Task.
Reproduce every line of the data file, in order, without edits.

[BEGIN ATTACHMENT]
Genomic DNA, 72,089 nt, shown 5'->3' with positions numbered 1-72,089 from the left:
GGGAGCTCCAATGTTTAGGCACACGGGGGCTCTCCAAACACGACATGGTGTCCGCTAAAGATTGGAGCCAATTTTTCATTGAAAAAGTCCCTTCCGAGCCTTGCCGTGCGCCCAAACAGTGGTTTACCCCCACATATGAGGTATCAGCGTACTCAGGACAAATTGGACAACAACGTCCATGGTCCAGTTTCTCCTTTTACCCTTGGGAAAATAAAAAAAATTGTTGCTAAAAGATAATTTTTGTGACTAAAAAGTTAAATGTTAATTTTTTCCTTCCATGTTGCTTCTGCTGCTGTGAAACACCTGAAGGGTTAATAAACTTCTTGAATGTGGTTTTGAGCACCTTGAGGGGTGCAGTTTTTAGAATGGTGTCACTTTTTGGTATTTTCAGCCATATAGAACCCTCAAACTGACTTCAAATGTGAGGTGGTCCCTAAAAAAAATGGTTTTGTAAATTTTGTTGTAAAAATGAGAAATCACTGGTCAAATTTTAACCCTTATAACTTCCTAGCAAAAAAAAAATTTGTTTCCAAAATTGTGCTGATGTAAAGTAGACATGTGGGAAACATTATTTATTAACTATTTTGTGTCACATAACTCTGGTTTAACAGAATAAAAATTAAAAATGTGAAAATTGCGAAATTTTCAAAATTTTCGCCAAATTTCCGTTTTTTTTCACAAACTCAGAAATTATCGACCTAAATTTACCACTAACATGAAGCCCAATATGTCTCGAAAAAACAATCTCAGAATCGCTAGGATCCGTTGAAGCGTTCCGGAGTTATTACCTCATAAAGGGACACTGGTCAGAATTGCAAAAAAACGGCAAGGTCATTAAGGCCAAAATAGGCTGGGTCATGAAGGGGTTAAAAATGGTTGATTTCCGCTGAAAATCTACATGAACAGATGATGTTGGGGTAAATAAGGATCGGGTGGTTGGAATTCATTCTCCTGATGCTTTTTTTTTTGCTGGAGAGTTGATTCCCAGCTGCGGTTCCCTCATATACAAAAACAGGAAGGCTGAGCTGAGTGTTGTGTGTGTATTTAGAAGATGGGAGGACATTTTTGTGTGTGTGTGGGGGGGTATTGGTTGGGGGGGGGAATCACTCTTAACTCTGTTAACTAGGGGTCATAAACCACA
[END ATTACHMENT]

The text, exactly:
Genomic DNA, 72,089 nt, shown 5'->3' with positions numbered 1-72,089 from the left:
GGGAGCTCCAATGTTTAGGCACACGGGGGCTCTCCAAACACGACATGGTGTCCGCTAAAGATTGGAGCCAATTTTTCATTGAAAAAGTCCCTTCCGAGCCTTGCCGTGCGCCCAAACAGTGGTTTACCCCCACATATGAGGTATCAGCGTACTCAGGACAAATTGGACAACAACGTCCATGGTCCAGTTTCTCCTTTTACCCTTGGGAAAATAAAAAAAATTGTTGCTAAAAGATAATTTTTGTGACTAAAAAGTTAAATGTTAATTTTTTCCTTCCATGTTGCTTCTGCTGCTGTGAAACACCTGAAGGGTTAATAAACTTCTTGAATGTGGTTTTGAGCACCTTGAGGGGTGCAGTTTTTAGAATGGTGTCACTTTTTGGTATTTTCAGCCATATAGAACCCTCAAACTGACTTCAAATGTGAGGTGGTCCCTAAAAAAAATGGTTTTGTAAATTTTGTTGTAAAAATGAGAAATCACTGGTCAAATTTTAACCCTTATAACTTCCTAGCAAAAAAAAAATTTGTTTCCAAAATTGTGCTGATGTAAAGTAGACATGTGGGAAACATTATTTATTAACTATTTTGTGTCACATAACTCTGGTTTAACAGAATAAAAATTAAAAATGTGAAAATTGCGAAATTTTCAAAATTTTCGCCAAATTTCCGTTTTTTTTCACAAACTCAGAAATTATCGACCTAAATTTACCACTAACATGAAGCCCAATATGTCTCGAAAAAACAATCTCAGAATCGCTAGGATCCGTTGAAGCGTTCCGGAGTTATTACCTCATAAAGGGACACTGGTCAGAATTGCAAAAAAACGGCAAGGTCATTAAGGCCAAAATAGGCTGGGTCATGAAGGGGTTAAAAATGGTTGATTTCCGCTGAAAATCTACATGAACAGATGATGTTGGGGTAAATAAGGATCGGGTGGTTGGAATTCATTCTCCTGATGCTTTTTTTTTTGCTGGAGAGTTGATTCCCAGCTGCGGTTCCCTCATATACAAAAACAGGAAGGCTGAGCTGAGTGTTGTGTGTGTATTTAGAAGATGGGAGGACATTTTTGTGTGTGTGTGGGGGGGTATTGGTTGGGGGGGGGAATCACTCTTAACTCTGTTAACTAGGGGTCATAAACCACA